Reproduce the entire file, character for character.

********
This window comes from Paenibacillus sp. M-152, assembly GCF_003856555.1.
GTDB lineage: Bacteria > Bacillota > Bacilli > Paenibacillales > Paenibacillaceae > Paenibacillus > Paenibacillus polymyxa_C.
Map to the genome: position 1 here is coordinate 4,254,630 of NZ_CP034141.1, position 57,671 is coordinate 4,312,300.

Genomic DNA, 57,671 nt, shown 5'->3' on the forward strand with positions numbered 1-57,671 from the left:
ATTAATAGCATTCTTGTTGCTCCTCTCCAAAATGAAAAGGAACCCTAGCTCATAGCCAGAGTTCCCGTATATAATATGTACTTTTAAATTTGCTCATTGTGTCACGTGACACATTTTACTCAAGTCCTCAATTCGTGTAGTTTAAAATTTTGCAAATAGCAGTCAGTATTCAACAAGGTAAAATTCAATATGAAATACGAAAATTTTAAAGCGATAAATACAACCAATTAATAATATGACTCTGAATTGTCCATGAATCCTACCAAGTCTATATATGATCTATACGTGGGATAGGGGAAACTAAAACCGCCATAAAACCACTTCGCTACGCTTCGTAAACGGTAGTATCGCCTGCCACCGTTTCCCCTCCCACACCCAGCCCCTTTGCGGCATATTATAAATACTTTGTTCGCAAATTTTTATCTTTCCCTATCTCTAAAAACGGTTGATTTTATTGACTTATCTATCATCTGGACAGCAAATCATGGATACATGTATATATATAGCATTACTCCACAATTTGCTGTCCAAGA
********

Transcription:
This window comes from Paenibacillus sp. M-152, assembly GCF_003856555.1.
GTDB lineage: Bacteria > Bacillota > Bacilli > Paenibacillales > Paenibacillaceae > Paenibacillus > Paenibacillus polymyxa_C.
Map to the genome: position 1 here is coordinate 4,254,630 of NZ_CP034141.1, position 57,671 is coordinate 4,312,300.

Genomic DNA, 57,671 nt, shown 5'->3' on the forward strand with positions numbered 1-57,671 from the left:
ATTAATAGCATTCTTGTTGCTCCTCTCCAAAATGAAAAGGAACCCTAGCTCATAGCCAGAGTTCCCGTATATAATATGTACTTTTAAATTTGCTCATTGTGTCACGTGACACATTTTACTCAAGTCCTCAATTCGTGTAGTTTAAAATTTTGCAAATAGCAGTCAGTATTCAACAAGGTAAAATTCAATATGAAATACGAAAATTTTAAAGCGATAAATACAACCAATTAATAATATGACTCTGAATTGTCCATGAATCCTACCAAGTCTATATATGATCTATACGTGGGATAGGGGAAACTAAAACCGCCATAAAACCACTTCGCTACGCTTCGTAAACGGTAGTATCGCCTGCCACCGTTTCCCCTCCCACACCCAGCCCCTTTGCGGCATATTATAAATACTTTGTTCGCAAATTTTTATCTTTCCCTATCTCTAAAAACGGTTGATTTTATTGACTTATCTATCATCTGGACAGCAAATCATGGATACATGTATATATATAGCATTACTCCACAATTTGCTGTCCAAGA